|Pre-Modern Africans||Modern Africans|
|Animist, non-doctrinaire -believe their religion||Monotheist, doctrinaire -still believe their religion. Height of moralism. Extremely high marriage rate.||Stopped believing their religion; now only believe in it. Still strongly moralist, but now quite ecumenical. High marriage rate.||No longer believe in their religion. The religion is now equality (whether, as in NYC, Social Justice, or, as in Vermont, economic equality). Tend toward the anti-neoliberal Left. Extremely low marriage rate.|
Once, while looking at the New York Times’s primary map, I found that Marco Rubio won the rich inner city voters of Atlanta, Cruz performed best in the middle-income suburbs, and Trump performed best in the White Georgian countryside.
I also examined the New York Times’s list of 2012 and 2016 exit polling results from Iowa, New Hampshire, and South Carolina. I found that there were basically four types of Republican candidates:
1. National Republicans -These are the candidates most likely to win the White Georgian countryside.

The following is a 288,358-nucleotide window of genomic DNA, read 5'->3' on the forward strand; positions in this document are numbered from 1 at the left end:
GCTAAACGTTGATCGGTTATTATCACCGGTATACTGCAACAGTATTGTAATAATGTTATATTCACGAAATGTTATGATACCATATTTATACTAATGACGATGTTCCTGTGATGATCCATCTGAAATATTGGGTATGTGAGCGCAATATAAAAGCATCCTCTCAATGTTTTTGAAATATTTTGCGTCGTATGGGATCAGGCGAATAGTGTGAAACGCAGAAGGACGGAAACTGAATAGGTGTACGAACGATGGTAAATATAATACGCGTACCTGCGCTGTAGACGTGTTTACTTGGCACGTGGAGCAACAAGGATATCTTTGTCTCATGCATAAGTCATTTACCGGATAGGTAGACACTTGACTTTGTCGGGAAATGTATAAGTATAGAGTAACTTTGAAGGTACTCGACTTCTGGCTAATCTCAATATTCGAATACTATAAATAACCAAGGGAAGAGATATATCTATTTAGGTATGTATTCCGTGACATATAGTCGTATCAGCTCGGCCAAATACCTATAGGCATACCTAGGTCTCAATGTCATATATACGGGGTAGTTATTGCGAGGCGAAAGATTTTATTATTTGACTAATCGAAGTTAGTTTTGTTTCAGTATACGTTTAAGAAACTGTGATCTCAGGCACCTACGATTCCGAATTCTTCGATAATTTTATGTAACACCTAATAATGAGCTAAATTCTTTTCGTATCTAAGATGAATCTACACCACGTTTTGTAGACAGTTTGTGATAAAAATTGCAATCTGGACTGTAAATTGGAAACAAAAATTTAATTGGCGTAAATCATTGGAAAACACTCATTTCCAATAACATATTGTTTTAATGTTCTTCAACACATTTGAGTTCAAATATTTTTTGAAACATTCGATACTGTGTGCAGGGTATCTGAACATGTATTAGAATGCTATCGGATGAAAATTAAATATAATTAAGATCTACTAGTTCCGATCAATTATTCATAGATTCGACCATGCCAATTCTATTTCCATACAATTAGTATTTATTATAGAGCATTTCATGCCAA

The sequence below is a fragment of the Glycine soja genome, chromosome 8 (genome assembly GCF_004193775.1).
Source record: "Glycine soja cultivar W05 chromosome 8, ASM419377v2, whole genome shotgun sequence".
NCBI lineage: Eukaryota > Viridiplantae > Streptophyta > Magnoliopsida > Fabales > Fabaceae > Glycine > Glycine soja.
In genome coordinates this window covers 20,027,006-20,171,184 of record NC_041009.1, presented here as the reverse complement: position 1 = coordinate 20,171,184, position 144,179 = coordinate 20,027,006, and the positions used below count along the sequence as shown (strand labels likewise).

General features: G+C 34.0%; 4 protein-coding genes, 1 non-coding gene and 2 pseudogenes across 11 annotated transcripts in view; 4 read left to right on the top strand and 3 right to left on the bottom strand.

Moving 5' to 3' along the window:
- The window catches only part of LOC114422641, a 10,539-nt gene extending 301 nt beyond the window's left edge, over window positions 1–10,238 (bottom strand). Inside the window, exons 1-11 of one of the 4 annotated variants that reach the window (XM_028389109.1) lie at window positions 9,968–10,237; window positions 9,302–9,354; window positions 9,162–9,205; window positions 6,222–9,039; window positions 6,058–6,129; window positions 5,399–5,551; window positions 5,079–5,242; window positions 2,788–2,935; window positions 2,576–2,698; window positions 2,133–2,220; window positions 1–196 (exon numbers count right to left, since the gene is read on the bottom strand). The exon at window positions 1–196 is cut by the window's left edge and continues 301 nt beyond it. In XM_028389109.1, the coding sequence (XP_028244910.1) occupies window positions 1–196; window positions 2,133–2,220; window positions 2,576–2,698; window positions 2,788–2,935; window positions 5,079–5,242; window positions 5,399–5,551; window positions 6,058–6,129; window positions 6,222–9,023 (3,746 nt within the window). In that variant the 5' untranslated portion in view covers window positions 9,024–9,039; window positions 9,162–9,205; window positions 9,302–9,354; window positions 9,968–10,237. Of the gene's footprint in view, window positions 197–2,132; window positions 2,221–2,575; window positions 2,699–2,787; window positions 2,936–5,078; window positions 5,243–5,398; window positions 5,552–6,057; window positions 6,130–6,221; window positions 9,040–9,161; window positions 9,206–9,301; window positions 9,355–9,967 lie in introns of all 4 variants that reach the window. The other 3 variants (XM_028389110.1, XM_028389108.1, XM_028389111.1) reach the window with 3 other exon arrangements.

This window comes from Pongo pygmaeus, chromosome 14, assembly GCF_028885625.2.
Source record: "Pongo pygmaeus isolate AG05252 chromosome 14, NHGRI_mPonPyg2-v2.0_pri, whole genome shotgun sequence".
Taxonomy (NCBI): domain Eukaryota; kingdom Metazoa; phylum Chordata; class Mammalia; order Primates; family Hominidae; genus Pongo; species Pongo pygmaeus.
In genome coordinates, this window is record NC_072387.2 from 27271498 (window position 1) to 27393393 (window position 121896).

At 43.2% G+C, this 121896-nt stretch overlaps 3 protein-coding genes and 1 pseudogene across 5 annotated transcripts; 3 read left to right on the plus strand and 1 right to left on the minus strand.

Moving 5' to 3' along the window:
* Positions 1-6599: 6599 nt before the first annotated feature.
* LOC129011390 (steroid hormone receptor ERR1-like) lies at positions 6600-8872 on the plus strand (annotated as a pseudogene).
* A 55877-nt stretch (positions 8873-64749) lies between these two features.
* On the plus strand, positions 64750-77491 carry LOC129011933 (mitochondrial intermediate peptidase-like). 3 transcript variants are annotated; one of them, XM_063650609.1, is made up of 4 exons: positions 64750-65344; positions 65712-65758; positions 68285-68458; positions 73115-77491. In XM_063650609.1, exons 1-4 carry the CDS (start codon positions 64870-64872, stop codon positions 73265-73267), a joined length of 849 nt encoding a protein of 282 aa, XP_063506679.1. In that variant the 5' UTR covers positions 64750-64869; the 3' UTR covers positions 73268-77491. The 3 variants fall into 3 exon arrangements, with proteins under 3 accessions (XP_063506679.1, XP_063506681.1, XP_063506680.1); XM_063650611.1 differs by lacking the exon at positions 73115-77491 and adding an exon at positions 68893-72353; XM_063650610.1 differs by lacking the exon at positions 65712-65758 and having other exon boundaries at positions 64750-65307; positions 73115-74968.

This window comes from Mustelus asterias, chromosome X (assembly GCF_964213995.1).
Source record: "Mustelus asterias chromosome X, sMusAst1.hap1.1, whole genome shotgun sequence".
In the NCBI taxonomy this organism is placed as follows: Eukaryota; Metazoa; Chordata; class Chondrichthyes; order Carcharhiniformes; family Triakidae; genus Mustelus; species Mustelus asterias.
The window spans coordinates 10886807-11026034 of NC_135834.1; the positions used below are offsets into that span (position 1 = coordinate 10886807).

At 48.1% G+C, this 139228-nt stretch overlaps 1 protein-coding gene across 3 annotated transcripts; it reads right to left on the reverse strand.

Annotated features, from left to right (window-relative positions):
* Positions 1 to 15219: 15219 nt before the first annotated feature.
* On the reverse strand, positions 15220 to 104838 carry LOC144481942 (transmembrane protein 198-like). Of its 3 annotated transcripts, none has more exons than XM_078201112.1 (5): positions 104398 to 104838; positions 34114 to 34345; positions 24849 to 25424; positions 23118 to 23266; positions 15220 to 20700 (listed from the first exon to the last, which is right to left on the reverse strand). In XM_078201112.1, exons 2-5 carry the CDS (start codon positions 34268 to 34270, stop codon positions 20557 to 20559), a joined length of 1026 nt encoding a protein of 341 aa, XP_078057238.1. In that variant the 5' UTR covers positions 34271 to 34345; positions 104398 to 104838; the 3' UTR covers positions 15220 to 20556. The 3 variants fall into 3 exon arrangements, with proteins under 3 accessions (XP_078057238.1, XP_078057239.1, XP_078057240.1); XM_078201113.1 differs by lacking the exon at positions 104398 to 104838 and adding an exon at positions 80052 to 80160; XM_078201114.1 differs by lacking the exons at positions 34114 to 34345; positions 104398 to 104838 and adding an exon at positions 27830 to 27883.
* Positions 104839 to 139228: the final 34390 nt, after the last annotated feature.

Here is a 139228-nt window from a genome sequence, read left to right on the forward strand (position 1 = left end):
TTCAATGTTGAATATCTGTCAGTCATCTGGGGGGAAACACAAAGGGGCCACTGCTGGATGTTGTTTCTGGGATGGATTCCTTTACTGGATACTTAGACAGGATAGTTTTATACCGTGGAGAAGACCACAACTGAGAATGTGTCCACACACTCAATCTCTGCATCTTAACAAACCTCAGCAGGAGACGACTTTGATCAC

2. Conservative Republicans -These are the candidates most likely to win Iowa. Overtly religious. The marriage gap is strongest with these. Slightly more likely to win women then men. Strongest base is moral majority and values voters concerned about abortion.
3. Establishment Republicans -These are the candidates most likely to win Manhattan Island.
4. There are also Libertarian Republicans, who are most popular among young independent atheist men who admire true conservative ideology, principle, and character. Such candidates are strongly favored by their voters and win no last-day-deciders. Some overlap exists between voters for Libertarian Republicans with with Sanders voters. These candidates are most likely to win the youth.
Ted Cruz combines conservative, libertarian (he did best with young people, probably has a very strong marriage gap, and is overtly religious), and, in Wisconsin, possibly even establishment aspects. Huckabee and Rick Santorum combined national and conservative aspects. Trump combines national and libertarian aspects. Romney was what one might call an establishment guy, though his vote shares in the general election were similar to that of a conservative republican. Kasich is an establishment Republican through and through. Gingrich was a national Republican. Ron Paul was a libertarian republican.
As a rule, Establishment Republicans fail to connect much with voters.